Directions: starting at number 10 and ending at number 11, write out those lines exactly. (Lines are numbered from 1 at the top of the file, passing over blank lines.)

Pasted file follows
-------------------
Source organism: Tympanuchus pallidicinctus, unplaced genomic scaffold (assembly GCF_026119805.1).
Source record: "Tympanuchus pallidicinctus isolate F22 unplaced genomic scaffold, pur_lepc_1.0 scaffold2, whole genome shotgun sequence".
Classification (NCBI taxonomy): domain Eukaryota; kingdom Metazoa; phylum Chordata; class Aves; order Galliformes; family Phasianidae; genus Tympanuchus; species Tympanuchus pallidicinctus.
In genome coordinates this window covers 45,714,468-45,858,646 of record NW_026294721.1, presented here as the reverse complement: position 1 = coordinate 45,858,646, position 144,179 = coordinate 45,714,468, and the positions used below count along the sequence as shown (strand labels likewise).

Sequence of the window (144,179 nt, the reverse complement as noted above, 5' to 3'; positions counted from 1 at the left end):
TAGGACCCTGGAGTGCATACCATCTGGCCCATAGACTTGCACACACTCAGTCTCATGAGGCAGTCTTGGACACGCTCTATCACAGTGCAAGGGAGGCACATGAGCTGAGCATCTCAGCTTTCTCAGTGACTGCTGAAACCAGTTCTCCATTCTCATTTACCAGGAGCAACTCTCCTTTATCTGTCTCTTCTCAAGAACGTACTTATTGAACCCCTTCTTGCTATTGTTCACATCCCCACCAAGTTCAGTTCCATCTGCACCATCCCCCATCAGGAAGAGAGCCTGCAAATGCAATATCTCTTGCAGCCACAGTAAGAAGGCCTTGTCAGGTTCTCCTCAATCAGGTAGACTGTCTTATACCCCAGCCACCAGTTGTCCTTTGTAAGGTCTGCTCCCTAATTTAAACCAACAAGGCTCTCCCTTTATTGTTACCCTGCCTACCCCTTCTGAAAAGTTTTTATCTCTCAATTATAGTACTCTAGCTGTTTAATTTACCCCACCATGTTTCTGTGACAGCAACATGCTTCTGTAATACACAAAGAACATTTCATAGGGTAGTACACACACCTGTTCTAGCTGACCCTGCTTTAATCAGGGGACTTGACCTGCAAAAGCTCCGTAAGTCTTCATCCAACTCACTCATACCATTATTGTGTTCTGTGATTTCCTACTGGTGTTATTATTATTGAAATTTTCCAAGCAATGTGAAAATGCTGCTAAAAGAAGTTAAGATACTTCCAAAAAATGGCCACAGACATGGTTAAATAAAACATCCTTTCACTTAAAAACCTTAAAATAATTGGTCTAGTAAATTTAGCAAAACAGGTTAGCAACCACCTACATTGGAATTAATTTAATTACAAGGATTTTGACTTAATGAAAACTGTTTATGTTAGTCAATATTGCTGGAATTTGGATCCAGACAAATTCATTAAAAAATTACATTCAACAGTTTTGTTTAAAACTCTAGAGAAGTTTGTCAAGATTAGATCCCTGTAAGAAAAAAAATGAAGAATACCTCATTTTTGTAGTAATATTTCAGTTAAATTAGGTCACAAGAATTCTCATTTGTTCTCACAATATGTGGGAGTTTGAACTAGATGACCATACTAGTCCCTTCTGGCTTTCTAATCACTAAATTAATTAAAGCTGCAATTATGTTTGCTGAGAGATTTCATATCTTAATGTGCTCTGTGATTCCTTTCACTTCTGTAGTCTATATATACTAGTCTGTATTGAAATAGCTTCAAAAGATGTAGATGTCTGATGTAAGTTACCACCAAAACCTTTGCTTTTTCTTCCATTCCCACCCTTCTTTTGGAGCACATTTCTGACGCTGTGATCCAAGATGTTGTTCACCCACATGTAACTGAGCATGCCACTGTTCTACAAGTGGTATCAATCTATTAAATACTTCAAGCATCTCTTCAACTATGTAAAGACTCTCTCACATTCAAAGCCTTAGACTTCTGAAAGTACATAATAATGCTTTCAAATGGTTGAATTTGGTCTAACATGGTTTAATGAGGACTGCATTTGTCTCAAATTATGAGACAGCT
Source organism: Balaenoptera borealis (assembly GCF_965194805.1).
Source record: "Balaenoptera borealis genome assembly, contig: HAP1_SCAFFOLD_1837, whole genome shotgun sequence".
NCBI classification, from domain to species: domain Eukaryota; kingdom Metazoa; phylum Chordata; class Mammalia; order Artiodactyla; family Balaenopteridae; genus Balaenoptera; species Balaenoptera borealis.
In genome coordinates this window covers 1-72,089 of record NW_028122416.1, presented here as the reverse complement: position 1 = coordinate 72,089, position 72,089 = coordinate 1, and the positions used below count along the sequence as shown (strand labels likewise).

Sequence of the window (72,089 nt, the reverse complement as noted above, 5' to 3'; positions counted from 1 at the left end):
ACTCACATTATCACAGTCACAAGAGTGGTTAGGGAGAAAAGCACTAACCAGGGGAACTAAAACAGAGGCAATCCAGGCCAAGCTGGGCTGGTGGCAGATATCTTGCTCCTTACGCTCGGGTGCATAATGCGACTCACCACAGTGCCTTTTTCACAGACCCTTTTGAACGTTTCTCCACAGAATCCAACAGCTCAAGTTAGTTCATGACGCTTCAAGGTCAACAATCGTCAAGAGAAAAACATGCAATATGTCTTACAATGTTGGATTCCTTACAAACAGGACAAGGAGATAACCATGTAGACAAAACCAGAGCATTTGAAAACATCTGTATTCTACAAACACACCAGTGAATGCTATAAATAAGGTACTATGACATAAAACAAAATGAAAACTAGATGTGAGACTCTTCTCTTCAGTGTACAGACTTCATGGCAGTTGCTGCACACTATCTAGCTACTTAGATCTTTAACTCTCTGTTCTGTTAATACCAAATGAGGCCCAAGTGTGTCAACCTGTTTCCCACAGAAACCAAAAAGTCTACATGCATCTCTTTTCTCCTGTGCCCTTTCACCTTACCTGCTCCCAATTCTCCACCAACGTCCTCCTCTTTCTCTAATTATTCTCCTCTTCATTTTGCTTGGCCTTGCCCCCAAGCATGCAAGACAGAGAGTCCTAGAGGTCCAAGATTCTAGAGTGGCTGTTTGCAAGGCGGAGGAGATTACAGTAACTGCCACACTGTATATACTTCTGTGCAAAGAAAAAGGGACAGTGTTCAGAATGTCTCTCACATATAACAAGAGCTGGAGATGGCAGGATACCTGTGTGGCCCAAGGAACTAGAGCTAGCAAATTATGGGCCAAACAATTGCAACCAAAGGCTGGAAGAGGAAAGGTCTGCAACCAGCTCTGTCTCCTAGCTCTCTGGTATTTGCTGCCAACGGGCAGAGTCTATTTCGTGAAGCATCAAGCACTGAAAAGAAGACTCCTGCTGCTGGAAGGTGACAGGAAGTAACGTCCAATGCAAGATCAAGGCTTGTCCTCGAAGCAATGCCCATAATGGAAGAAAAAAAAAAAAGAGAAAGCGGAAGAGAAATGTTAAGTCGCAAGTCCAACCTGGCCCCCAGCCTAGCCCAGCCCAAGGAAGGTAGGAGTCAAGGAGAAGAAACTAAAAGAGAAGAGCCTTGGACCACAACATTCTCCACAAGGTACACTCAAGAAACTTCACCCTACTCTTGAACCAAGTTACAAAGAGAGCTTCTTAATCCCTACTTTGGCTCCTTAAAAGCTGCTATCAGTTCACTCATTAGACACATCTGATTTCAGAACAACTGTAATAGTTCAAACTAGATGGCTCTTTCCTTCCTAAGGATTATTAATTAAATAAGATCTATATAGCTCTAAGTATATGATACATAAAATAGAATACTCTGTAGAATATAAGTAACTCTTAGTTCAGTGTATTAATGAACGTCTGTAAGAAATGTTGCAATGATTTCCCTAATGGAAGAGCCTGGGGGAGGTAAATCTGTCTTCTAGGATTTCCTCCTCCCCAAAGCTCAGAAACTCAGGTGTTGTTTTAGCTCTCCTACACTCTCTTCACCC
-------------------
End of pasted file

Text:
In genome coordinates this window covers 1-72,089 of record NW_028122416.1, presented here as the reverse complement: position 1 = coordinate 72,089, position 72,089 = coordinate 1, and the positions used below count along the sequence as shown (strand labels likewise).

Sequence of the window (72,089 nt, the reverse complement as noted above, 5' to 3'; positions counted from 1 at the left end):